Residents travel to Zambia, South Africa to participate in global health program

Photo of
CA3 resident, Dr. Erica Janz at UTH in Luska.
A photo of doctors in the hospital hallway.
Drs. Michael Gyorfi, Erica Janz, and Sylvia Rakke, and Joel Johnson University Teaching Hospital in Lusaka, Zambia.

In January 2024, CA3 residents Michael Gyorfi, Erica Janz, and Sylvia Rakke joined faculty Joel Johnson as a part of the Global Academic Anesthesia Consortium (GAAC) program at the University Teaching Hospital in Lusaka, Zambia, Africa.

Their time teaching and delivering anesthesia in Lusaka, Zambia, profoundly shaped their professional and personal journey. The experience in a resource-limited setting proved both humbling and enlightening, as they endeavored to introduce epidurals at the University Teaching Hospital (UTH) to broaden patient options, particularly in obstetric care.

“The lessons learned in Lusaka extend far beyond the realms of anesthesia, serving as a reminder of the universal qualities that bind us together.” – Michael Gyorfi

Navigating the scarcity of medical supplies required ingenuity, yet they managed to make a tangible, real-time impact by teaching regional anesthesia despite logistical challenges. Advocating for alternative approaches, such as nerve blocks for a critically ill elderly patient, underscored the necessity of adaptability in low- and middle-income countries.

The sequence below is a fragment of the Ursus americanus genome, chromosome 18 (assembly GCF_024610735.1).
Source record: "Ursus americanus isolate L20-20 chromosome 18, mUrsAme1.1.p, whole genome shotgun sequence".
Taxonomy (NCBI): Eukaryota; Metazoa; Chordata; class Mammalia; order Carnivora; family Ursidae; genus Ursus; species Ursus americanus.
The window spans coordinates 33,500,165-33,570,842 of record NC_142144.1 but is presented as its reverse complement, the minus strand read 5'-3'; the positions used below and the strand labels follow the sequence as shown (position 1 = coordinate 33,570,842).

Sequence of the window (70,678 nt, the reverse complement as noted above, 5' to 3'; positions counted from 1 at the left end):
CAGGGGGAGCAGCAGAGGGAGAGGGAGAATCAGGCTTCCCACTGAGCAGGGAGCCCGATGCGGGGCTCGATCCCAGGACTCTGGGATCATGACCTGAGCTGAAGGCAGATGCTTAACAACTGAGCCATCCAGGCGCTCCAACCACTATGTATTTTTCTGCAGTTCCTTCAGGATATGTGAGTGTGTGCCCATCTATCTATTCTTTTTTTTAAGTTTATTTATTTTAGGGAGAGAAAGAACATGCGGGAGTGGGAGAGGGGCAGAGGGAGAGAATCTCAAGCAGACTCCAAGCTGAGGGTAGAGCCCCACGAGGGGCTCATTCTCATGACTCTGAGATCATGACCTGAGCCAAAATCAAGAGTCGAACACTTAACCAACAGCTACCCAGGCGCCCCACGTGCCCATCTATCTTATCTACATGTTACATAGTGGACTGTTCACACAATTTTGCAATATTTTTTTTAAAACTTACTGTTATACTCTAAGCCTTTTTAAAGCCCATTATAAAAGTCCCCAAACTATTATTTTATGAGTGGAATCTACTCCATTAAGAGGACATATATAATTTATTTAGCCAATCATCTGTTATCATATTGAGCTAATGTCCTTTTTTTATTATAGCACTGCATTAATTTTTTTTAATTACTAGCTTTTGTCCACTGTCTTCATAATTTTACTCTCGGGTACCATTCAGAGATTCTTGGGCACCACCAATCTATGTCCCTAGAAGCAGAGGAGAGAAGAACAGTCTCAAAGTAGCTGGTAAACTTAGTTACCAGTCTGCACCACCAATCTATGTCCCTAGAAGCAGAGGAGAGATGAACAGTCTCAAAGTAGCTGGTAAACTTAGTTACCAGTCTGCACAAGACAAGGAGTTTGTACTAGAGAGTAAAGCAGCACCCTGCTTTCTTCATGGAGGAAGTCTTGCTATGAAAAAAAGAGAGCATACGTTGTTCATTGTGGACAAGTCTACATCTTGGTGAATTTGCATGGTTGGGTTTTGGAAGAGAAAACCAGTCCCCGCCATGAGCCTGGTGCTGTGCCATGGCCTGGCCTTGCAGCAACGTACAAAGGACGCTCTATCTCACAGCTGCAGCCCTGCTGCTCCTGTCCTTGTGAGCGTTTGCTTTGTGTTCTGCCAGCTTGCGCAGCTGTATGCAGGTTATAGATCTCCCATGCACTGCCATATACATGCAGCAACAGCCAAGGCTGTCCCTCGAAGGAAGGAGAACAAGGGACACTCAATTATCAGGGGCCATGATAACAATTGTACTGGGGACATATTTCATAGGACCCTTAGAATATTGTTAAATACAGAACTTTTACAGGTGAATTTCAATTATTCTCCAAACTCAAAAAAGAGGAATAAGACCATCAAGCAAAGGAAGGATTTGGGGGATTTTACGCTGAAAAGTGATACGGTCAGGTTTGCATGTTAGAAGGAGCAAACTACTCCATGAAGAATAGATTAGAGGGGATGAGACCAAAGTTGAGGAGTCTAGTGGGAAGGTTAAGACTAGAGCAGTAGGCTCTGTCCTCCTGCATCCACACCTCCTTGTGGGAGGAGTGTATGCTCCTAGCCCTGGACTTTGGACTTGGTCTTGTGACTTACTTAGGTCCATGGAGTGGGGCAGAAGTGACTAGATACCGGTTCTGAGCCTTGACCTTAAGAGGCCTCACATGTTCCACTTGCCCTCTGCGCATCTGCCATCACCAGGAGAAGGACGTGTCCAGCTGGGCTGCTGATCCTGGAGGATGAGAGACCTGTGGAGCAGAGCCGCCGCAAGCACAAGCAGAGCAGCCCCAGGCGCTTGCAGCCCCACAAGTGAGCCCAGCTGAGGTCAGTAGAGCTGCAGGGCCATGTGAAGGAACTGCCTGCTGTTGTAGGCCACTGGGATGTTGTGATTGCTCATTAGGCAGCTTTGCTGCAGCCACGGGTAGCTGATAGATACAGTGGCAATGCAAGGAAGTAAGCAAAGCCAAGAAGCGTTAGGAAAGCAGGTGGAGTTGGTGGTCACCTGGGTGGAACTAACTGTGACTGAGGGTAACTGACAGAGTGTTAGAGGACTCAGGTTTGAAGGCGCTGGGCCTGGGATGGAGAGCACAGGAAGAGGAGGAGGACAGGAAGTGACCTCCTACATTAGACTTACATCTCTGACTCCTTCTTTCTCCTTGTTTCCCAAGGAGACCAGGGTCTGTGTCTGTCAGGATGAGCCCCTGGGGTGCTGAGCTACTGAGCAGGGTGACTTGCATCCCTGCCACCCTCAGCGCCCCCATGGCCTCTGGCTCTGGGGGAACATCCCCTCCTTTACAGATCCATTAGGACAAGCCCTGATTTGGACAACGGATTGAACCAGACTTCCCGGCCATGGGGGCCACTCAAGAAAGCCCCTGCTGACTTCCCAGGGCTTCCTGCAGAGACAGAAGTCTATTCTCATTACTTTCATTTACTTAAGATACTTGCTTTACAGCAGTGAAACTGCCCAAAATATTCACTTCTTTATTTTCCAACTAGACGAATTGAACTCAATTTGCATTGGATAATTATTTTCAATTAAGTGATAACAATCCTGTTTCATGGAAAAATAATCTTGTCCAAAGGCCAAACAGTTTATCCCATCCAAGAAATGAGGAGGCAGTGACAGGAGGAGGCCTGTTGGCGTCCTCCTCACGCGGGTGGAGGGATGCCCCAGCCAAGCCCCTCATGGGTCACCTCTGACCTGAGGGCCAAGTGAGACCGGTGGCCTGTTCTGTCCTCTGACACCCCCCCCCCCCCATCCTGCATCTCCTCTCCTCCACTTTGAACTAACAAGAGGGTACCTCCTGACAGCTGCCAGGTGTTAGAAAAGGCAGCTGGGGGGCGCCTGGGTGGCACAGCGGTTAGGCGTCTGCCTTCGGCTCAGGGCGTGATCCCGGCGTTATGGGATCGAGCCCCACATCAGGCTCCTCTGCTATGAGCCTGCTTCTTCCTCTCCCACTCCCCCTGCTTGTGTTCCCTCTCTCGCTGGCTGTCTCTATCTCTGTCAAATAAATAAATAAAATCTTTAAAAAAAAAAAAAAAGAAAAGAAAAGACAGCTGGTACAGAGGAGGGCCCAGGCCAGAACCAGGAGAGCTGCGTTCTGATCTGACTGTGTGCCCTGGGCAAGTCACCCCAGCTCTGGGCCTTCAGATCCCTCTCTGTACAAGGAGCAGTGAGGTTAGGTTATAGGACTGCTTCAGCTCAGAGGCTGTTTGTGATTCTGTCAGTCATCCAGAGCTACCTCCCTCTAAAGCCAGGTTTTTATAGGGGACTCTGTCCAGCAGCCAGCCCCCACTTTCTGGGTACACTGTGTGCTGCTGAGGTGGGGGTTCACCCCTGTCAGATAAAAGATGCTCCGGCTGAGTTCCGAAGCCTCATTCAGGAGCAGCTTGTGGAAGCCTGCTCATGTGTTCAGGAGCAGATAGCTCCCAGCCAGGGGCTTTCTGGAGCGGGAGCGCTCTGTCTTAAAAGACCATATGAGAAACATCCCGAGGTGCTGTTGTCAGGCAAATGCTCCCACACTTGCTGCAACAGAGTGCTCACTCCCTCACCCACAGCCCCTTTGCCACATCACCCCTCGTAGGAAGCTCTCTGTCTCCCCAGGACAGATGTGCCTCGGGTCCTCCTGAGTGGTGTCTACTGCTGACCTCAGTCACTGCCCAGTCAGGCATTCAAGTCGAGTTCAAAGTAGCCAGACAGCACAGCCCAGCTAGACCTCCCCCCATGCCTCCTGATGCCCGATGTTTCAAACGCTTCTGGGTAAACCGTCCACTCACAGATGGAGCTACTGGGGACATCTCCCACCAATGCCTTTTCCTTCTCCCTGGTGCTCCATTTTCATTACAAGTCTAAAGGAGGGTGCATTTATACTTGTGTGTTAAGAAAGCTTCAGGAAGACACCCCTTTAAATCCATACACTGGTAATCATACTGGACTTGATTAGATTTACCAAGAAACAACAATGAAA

Photo of residents with baby elephant.
Residents pose for photos while on safari.

Interacting with the resilient people of Lusaka underscored the human spirit amidst daily hardships. Empowering local healthcare professionals and witnessing their progress instilled a sense of collaboration and shared purpose.

Photo of simulated medical ultrasound.
Dr. Michael Gyorfi, CA-3 Resident, is leading simulations with UTH participants.

The residents’ journey to Zambia revealed unforeseen challenges and highlighted the resourcefulness and dedication of the local population. Despite the resource limitations at UTH, the healthcare team delivered compassionate care, emphasizing the importance of collaboration and efficiency.

Returning to a well-resourced environment starkly contrasted with their experiences, prompting a newfound appreciation for resourcefulness, collaboration, and minimizing waste in healthcare practices.

Thank you to the author of this post, Angie Womble, GME Program Manager.